Jackpot! was an extremely new game show that went on NBC in 1974…a show that was supposed to usher in a new era in daytime television. Although the series itself did not succeed, a number of its innovations did become somewhat standard in the world of game shows. One was to go for a more “open” look. Instead of a set that enclosed the action in three cramped walls, the stage was wide open with a less claustrophobic feel. The other change was to go for a younger, sexier host…someone who might appeal to housewives in a way that most of the usual hosts did not.
That host, hand-selected by NBC exec Lin Bolen, was Geoff Edwards. She rejected dozens of candidates in New York (where Jackpot! would be taped) and instead, Edwards would be flown in most weekends from Los Angeles where he did a Monday-Friday radio show on station KMPC. She also reportedly supervised a new hairstyle for Edwards, as well as a whole new wardrobe that consisted mostly of the then-popular leisure suits.
Jackpot! was about riddles. Sixteen contestants would compete for a week at a time and at any given time, one would be designated as King of the Hill (or Queen, as applicable). When you were King/Queen, the others would read you the riddles and as long as you kept answering correctly, you’d continue playing and the jackpot would continue building. When you happened on the Jackpot Riddle!, a correct answer would cause the pot to be divided between you and the person who’d asked you the riddle.
Jackpot! replaced The Who, What or Where Game on the NBC schedule but not in the same time slot. Jeopardy!, which was then NBC’s most popular daytime program, was relocated there and the Jeopardy! time slot went to the new program. As explained on our page for the displaced show, its producer — Merv Griffin — was unhappy to see his series bumped to a new time so that Bolen could give every possible chance to Jackpot!, which was one of the first shows she supervised at the network. And then Bolen was unhappy that Jackpot! failed to click with viewers. It got consistently lower ratings than Jeopardy! and went off the air in September of 1975. (Some credited the failure with costing NBC its dominance in daytime. Jeopardy! was also cancelled and thereafter, soap operas on CBS and ABC ruled the morning hours.)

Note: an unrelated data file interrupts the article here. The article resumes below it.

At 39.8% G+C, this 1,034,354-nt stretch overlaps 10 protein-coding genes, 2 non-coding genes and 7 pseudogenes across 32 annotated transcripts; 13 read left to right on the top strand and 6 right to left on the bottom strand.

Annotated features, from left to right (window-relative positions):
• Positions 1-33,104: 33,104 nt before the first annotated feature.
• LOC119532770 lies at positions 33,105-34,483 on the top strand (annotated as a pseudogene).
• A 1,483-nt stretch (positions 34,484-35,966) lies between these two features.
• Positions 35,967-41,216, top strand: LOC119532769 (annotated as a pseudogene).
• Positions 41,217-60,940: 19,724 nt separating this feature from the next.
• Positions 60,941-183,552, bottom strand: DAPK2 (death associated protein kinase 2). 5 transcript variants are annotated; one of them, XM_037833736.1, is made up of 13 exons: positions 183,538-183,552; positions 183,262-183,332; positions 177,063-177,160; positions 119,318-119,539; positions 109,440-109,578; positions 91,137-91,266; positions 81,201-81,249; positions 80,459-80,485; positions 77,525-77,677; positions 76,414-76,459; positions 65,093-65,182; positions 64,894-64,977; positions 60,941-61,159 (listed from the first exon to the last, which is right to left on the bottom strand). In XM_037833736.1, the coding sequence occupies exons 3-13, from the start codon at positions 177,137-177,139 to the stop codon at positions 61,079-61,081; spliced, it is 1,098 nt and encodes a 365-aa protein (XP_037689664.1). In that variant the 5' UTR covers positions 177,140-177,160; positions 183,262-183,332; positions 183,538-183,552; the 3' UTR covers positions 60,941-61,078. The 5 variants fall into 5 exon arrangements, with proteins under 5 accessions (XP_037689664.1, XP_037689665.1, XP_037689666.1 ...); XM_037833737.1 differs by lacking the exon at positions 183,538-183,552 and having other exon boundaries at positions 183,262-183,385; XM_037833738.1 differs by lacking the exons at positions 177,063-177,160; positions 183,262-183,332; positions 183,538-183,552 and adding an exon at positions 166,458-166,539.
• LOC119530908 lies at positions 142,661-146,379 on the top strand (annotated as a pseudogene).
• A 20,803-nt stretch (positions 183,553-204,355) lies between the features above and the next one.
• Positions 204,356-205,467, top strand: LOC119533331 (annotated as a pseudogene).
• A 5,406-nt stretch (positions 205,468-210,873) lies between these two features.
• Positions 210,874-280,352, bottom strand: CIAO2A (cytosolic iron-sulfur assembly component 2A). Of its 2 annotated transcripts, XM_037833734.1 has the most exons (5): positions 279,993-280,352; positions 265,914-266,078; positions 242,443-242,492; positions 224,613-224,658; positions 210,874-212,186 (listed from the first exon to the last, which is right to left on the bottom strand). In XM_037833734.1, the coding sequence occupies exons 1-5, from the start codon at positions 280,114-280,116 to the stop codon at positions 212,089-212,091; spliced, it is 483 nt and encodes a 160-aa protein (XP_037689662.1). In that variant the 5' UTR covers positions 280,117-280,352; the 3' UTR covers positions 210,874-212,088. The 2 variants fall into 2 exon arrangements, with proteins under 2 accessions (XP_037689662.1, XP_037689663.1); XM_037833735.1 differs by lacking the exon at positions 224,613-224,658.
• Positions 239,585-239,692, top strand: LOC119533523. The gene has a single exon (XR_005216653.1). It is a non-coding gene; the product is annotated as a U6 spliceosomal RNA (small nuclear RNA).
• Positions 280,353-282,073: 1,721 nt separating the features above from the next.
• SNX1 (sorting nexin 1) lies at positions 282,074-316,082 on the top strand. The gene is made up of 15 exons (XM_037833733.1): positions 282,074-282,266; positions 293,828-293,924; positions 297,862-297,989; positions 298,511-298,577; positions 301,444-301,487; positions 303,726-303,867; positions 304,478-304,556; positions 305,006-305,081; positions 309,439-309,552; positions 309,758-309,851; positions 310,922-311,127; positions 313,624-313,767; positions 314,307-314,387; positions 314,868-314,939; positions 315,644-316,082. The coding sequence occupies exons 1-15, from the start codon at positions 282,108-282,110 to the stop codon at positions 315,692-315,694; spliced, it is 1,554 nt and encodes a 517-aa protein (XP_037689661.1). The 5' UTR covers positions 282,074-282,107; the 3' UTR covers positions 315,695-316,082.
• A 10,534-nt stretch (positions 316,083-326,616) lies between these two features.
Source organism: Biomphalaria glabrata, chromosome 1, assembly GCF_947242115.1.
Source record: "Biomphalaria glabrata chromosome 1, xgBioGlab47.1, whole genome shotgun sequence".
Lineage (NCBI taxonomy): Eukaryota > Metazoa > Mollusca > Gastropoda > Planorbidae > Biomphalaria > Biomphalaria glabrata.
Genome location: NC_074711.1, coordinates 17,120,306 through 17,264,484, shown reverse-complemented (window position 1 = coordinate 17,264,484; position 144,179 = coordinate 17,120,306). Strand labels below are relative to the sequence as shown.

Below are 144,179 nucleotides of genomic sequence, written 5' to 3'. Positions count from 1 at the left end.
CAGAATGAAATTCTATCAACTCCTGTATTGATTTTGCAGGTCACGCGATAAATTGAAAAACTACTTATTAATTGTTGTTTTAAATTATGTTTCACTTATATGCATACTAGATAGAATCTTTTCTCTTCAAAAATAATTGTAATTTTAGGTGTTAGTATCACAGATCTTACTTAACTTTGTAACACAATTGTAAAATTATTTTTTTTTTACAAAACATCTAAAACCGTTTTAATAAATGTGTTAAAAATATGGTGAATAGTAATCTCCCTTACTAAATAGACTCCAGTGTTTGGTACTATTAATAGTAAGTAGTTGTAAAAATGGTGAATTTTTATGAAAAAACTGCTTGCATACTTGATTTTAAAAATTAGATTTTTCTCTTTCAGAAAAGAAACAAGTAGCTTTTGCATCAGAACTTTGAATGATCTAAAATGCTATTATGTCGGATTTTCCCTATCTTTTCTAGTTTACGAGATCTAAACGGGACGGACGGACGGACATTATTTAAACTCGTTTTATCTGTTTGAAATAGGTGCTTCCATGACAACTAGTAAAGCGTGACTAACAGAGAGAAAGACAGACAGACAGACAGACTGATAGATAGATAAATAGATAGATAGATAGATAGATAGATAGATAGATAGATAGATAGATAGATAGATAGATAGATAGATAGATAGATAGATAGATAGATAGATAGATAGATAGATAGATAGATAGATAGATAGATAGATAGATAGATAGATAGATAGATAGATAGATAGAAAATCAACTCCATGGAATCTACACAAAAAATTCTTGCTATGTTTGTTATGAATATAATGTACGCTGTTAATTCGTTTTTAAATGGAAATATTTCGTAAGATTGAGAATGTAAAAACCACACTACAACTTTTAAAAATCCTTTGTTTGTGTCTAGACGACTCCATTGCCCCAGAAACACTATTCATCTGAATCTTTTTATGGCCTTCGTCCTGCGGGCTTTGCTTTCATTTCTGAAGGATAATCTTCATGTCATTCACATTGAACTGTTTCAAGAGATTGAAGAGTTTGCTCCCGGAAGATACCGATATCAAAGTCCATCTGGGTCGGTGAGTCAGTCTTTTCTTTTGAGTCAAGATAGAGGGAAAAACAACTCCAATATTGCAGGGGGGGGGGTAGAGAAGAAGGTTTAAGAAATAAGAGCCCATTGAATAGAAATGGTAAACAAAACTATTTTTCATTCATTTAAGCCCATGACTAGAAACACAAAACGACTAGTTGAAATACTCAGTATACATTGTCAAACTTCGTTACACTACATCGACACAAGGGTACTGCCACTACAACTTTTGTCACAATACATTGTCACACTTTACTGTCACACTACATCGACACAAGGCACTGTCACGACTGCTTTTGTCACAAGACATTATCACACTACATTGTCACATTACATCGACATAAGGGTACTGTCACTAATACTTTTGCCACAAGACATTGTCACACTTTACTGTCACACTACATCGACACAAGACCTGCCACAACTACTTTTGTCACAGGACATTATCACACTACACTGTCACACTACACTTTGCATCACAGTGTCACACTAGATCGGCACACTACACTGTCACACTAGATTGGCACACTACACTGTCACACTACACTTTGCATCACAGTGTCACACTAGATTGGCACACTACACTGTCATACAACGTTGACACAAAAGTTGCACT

But Jackpot! had two afterlives, both with essentially the same format and set. A 1985 version was produced in Canada, primarily for airing on the USA Network in this country. It was hosted by Mike Darrow and lasted until 1989. Shortly after, a third version was produced for syndication in Southern California with Edwards returning to the host position. This one went unseen in many cities and failed after one year when its distributor collapsed. All of these were produced by Bob Stewart Productions, which had better luck with different incarnations of The $10,000 Pyramid.
Before he “made it,” Tony Orlando drifted back and forth between working behind the scenes in the record business and in front of the microphone. Once he and two back-up singers scored big with “Candida,” “Knock Three Times” and “Tie a Yellow Ribbon ‘Round the Ole Oak Tree,” TV execs came calling, hoping the replicate the success of Sonny and Cher in a variety format. Orlando and the two ladies who comprised Dawn (Telma Hopkins and Joyce Vincent Wilson) didn’t quite have the same knack for snappy and mutually-insulting banter but their show had enough music and enough energy, as well as a stellar array of guests. It debuted as a summer series in 1974 and managed to stick around until December of ’76. For its last gasp, it was renamed The Tony Orlando and Dawn Rainbow Hour, as a way of signalling that it was undergoing some kind of unspecified revamp. The new title doesn’t seem to have meant much difference to anyone.
The reference on one of the above tickets to the audience being seen on camera refers to a weekly segment in which Orlando would wade out into the crowd, perform in the aisles and sometimes get audience members up to sing and dance with him. It became a signature routine of his and one that sparked battles amidst the show’s production staff and at the network, some of whom felt it was amateurish. The live audience loved it (no surprise) and each week, the producers would way overtape such material, then quarrel in the editing room over how much to include. There’d be pointed arguments that every song that Tony performed with a fat lady in an aisle seat meant they’d have to cut out a polished, rehearsed musical spot with one of the show’s well-paid and professional guest stars. On the other hand, even those who fought for less audience numbers had to admit that Tony was never better than when he and his fans were energizing one another. He had a genuine love for the people who came to see his shows tape (and vice-versa) and that probably is what is best remembered from that series.